Mirtazapine is an antidepressant drug. It affects chemicals in your brain that may become unbalanced and cause depression. It is used to relieve symptoms of depression such as feelings of sadness, worthlessness, or guilt; loss of interest in daily activities; changes in appetite; tiredness; sleeping too much; insomnia; and thoughts of death or suicide.
Mirtazapine should be taken as exactly directed by your doctor. It is available in a regular tablet formulation that should be swallowed with water. It is also available in a rapidly-disintegrating formulation that will disintegrate rapidly when placed on the tongue and can be swallowed with or without water. If you are taking this formulation, open the blister pack with dry hands and use the tablet immediately. Do not attempt to split the rapidly-disintegrating tablets. Mitrazapine is taken once a day, preferably at bedtime. It may take several weeks you will start feeling better. Do not stop taking mirtazapine without first talking to your doctor.
You may need to be monitored for worsening symptoms of depression or suicidal thoughts at the start of therapy or when doses are changed while taking mirtazapine. This concern about the increased risk of suicidal thoughts or behaviors may be greater if you are 18 years old or younger. Contact your healthcare provider if you develop any new or worsening mental health symptoms. Do not stop taking mirtazapine.
Tell your doctor if you have the following: liver disease, kidney disease, manic-depressive disorder, blood problems, high or low blood pressure, heart disease, heart attack in the last 6 weeks, epilepsy or seizures.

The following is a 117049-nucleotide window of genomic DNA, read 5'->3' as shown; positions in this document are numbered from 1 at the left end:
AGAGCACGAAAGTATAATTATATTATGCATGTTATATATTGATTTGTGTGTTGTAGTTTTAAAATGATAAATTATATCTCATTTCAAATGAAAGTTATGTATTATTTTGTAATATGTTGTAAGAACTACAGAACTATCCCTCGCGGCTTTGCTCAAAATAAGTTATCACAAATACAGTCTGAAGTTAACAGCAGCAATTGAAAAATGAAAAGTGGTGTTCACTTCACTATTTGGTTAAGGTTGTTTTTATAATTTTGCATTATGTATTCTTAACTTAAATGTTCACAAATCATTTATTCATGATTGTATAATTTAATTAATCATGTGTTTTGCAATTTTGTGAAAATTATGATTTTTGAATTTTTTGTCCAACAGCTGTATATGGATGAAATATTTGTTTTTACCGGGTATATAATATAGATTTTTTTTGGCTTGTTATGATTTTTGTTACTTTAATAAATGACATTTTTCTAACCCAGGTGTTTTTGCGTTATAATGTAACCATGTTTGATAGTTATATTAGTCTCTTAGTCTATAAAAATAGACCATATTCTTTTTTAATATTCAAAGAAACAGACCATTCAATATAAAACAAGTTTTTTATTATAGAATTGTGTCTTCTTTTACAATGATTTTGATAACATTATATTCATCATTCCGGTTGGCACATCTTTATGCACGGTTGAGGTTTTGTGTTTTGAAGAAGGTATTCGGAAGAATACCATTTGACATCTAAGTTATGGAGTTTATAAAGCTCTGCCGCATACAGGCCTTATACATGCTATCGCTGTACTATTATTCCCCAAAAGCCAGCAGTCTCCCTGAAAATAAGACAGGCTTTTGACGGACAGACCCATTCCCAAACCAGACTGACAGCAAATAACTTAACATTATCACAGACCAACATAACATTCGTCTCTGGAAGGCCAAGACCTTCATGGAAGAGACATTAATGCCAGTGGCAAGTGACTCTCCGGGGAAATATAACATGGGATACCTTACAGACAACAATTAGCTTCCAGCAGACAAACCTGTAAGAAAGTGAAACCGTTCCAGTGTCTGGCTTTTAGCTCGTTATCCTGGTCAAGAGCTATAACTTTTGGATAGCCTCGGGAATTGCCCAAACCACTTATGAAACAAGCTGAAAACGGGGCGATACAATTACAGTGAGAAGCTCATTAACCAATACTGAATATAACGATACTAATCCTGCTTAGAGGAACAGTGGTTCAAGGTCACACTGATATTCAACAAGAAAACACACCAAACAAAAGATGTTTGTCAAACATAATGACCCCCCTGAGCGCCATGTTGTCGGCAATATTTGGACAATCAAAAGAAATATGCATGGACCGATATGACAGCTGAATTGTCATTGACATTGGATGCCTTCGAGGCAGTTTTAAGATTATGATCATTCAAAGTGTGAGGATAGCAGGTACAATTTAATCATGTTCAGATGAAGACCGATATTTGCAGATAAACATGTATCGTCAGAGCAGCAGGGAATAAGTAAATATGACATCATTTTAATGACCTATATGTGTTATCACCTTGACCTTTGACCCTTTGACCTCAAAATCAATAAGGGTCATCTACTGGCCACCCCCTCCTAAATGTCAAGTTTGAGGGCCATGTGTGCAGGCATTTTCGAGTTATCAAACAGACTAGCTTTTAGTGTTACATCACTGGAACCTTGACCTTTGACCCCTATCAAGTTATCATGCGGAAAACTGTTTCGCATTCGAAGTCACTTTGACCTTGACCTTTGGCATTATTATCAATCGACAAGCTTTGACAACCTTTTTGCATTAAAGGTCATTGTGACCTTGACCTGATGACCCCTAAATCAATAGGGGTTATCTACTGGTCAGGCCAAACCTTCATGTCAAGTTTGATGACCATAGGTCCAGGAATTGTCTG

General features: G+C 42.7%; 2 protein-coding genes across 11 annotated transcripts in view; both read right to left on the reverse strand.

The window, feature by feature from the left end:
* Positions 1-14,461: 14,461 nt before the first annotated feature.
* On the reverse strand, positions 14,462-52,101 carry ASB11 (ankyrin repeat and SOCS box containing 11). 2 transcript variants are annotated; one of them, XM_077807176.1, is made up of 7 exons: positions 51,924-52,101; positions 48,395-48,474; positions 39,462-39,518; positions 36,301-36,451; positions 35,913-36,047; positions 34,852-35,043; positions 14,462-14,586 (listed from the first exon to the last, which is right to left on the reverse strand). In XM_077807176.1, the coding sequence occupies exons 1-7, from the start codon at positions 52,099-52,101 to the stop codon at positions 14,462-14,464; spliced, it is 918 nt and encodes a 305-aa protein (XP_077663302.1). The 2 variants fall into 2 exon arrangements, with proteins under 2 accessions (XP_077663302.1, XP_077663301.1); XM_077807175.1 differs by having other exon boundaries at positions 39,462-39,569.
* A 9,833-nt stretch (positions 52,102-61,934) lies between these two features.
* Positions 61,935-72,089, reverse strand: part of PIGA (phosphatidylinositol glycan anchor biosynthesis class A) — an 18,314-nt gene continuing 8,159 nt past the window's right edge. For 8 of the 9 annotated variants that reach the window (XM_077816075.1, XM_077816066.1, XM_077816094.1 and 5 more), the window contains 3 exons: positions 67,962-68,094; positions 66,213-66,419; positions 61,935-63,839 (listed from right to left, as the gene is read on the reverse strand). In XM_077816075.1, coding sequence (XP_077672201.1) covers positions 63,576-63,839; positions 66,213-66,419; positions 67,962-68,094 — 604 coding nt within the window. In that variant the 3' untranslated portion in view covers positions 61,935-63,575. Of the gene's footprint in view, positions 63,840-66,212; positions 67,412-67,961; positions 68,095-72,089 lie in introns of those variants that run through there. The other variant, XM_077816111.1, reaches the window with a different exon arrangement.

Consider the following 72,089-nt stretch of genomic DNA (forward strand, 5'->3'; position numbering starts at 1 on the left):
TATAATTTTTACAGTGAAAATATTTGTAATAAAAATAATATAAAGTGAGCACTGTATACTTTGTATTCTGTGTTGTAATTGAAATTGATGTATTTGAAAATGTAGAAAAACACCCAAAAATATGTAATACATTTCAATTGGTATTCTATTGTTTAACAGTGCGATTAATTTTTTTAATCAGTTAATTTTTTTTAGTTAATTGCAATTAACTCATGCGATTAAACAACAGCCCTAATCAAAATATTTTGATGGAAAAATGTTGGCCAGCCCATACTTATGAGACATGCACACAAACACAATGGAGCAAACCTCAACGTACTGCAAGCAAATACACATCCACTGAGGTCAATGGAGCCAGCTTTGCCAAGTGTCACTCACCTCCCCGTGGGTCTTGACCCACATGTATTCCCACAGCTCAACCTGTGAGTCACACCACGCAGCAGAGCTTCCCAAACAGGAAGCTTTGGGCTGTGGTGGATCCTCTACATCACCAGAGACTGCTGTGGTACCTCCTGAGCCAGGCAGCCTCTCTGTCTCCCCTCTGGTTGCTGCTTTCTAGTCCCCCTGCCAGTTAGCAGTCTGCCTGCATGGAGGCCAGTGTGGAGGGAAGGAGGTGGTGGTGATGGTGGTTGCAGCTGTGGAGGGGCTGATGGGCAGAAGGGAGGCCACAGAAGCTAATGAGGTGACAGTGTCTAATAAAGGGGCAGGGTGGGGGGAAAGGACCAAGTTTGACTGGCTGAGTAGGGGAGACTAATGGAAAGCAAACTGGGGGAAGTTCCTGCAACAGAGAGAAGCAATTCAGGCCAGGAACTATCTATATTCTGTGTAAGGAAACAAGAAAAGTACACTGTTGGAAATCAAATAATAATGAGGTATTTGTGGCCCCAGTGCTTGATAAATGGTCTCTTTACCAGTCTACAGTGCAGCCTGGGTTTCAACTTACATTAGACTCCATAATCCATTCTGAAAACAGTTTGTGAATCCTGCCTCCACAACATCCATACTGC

Seek emergency medical attention if you have symptoms of confusion, drowsiness, poor memory, and a fast heartbeat. These are symptoms of overdose.
Possible side effects of mirtazapine include an allergic reaction such as swelling of the lips, face, or tongue; difficulty breathing; seizures, fast or irregular heartbeat; or fever chills, a sore throat, flu-like symptoms, or sores in your mouth or nose. Other less serious side effects are nausea, increase in weight or appetite, dizziness, dry mouth, constipation, or mild tremor.
Mirtazapine may increase the effects of other drugs that cause drowsiness, including antidepressants, alcohol, antihistamines, sedatives (used to treat insomnia), pain relievers, anxiety medicines, and muscle relaxants. Mirtazapine should not be taken if you are currently taking or have taken within the last 14 days a monoamine oxidaseinhibitor such as isocarboxazid (Marplan), phenelzine (Nardil), or tranylcypromine (Parnate).
Mirtazapine is a white to creamy white crystalline powder which is slightly soluble in water. REMERONSolTab is available for oral administration as an orally disintegrating tablet containing 15, 30, or 45 mg of mirtazapine. It disintegrates in the mouth with-in seconds after placement on the tongue allowing its contents to be subsequently swallowed with or without water. REMERONSolTab also contains the following inactive ingredients: aspartame, citric acid, crospovidone, hydroxypropyl methylcellulose, magnesium stearate, mannitol, microcrystalline cellulose, natural and artificial orange flavor, polymethacrylate, povidone, sodium bicarbonate, starch, and sucrose.
Mirtazapine has the following structural formula: